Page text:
The roughly 100 male detainees, ordered to be set free in a good-will gesture on Tuesday by the new Iraqi prime minister, Nuri Kamal al-Maliki, walked to an awning to take shelter from the fierce sun. They each collected a $200 gift from a local Sunni political party, listened to a speech by one of its members and then wandered into the city where they had been taken prisoner by American soldiers months ago.
The above is from this morning's New York Times and it's entitled "Hundreds of Iraqi Detainees Get First Taste of Freedom." The author?
Oh mama, come here quick,
that ol' Dexy Filkins 'bout to make me sick.
Polluting all our brains
(Sing it to the tune of Jackson Browne's "Cocaine," off the Running on Empty album.)
Even when he tries to go 'humanitarian,' Dexy's lost.
The 2,500 detainees whom Mr. Maliki said he intended to release represent about 10 percent of the prisoners in Iraq, [. . .]
First off can anyone in the press do math? 28,700 is the amount of prisoners in Iraqi and American run facilities according to the United Nations (as of April 30th of this year). 2,500 is not ten percent. And any waiter or waitress expecting a ten percent tip (a stingy percent, granted) at a table that spent $28,700 would look at $2,500 and think "cheap skate." (Or worse.) They would rightly feel they'd been shorted over 300 dollars. So can the press not do percents? Or is "about ten percent" just a more pleasing number?
Granted that might seem a minor detail (though it's irritated me since "about ten percent" first started getting tossed around). It's not a minor detail to Dexy who is bound and determined to establish that 500 prisoners were released today:
In addition to the 100 released at the Baghdad bus station, about 200 were let go Wednesday in Anbar Province, west of Baghdad, and another 200 in Mosul, in northern Iraq, said Col. Wes Martin, an American officer at the scene in Baghdad.
Why it adds up to 500! The reality, never strongly present in any article that carries Dexy's byline, is that 594 prisoners were released on Wednesday. So yes, the math starts to matter.
It's not "about ten percent" of the prisoners from the last UN estimate but once that becomes the accepted shorthand, along come the Dexy's determined to make sure their own figures add up to 500. What flies out the window is reality.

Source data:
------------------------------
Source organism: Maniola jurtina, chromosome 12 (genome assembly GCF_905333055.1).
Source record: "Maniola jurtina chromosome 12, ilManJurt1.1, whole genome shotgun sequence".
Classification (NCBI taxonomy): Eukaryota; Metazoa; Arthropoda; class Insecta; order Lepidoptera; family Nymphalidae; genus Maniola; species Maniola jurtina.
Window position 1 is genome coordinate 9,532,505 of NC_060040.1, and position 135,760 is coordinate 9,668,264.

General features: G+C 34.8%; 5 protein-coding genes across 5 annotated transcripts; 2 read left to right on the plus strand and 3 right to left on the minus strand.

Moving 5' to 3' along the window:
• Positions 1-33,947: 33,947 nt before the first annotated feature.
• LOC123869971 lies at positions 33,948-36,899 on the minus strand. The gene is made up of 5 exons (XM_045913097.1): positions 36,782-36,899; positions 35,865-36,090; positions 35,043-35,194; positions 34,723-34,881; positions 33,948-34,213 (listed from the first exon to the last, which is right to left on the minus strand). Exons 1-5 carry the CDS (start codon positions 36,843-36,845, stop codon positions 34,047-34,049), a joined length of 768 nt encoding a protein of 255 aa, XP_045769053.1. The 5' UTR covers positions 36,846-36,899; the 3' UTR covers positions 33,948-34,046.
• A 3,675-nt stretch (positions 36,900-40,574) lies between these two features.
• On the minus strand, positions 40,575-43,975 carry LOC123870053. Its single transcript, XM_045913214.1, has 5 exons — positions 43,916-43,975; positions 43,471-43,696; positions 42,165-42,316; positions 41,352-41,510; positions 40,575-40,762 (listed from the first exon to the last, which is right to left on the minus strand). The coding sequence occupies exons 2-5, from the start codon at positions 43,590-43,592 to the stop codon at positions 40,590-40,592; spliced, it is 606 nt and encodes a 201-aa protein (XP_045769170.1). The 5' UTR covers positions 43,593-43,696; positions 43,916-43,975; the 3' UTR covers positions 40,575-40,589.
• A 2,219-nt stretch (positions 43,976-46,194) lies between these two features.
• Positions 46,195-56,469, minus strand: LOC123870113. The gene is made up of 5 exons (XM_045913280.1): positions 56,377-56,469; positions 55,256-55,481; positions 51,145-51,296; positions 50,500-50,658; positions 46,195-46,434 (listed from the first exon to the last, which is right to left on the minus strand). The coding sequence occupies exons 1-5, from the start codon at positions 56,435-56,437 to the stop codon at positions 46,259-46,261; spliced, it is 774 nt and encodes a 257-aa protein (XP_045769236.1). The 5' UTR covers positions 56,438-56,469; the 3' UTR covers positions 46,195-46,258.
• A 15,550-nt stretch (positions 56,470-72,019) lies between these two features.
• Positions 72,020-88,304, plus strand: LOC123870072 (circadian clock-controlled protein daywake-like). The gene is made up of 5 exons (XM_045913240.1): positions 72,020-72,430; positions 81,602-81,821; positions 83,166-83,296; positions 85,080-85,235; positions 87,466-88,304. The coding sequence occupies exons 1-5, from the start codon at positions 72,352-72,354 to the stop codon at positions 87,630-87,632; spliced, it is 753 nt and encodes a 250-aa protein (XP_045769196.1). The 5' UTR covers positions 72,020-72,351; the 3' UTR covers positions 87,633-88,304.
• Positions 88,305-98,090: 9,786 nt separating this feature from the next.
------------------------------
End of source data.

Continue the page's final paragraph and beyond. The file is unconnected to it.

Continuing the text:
Now let's deal with the $200 dollars the prisoners were each given. Does Dexy know which Sunni party? Apparently not. That's another detail, like the 94 prisoners he can't account for, that he can't be bothered with. It's the Sunni Iraqi Islamic Party and most international accounts yesterday (early accounts) managed to note that. It's the political party of Iraq's vice-president Tareq al-Hashemi.
We could continue about our embed in the Green Zone but Jonah e-mails about another embed, John F. Burns. Jonah notes the article is on the website with something about "just published 14 minutes ago." Which is why it's not on the front page (though there's a nice photo of Joan Jett -- who didn't lie anyone into war -- in the lower left hand corner of the front page).
Burns' latest nonsnese "Leader of Al Qaeda in Iraq Has Been Killed" is a press briefing and, no surprise, the wire services beat him -- but they didn't feel the need to go on and on and on. If this makes the print edition tomorrow, it'll need to be severely edited.
Burns, being a reporter with a blanket of impunity, feels no need to use terms like "alleged." He just knows that Abu Musab al-Zarqawi is all the things that have ever been said about him (well, everything but "dead" which has been said about him for months and months). Why? Probably a little bird, in military dress, whispered it into his ear in the Green Zone.
Using terms like "a major watershed in the war," "a rare upturn," and likening it to the capture of Saddam Hussein (another tale the New York Times never got right, by the way), Burnsie's all a titter, frothing at the mouth and spitting out every word he (and American generals) can think to squeeze into the article. "Think"? That might be giving this nonsense too much credit. There's no thought process going on other than "free association." (Truly, the piece needs an editior.)
Why has the Times done such a crappy job covering the war in Iraq? Well, it is true that they sold it. Not just Judith Miller -- Michael Gordon, Dexter Filkins and John F. Burns are among those who did as much as Miller if not more. But forget motive for a moment, Burns reveals it's also due to stupidity.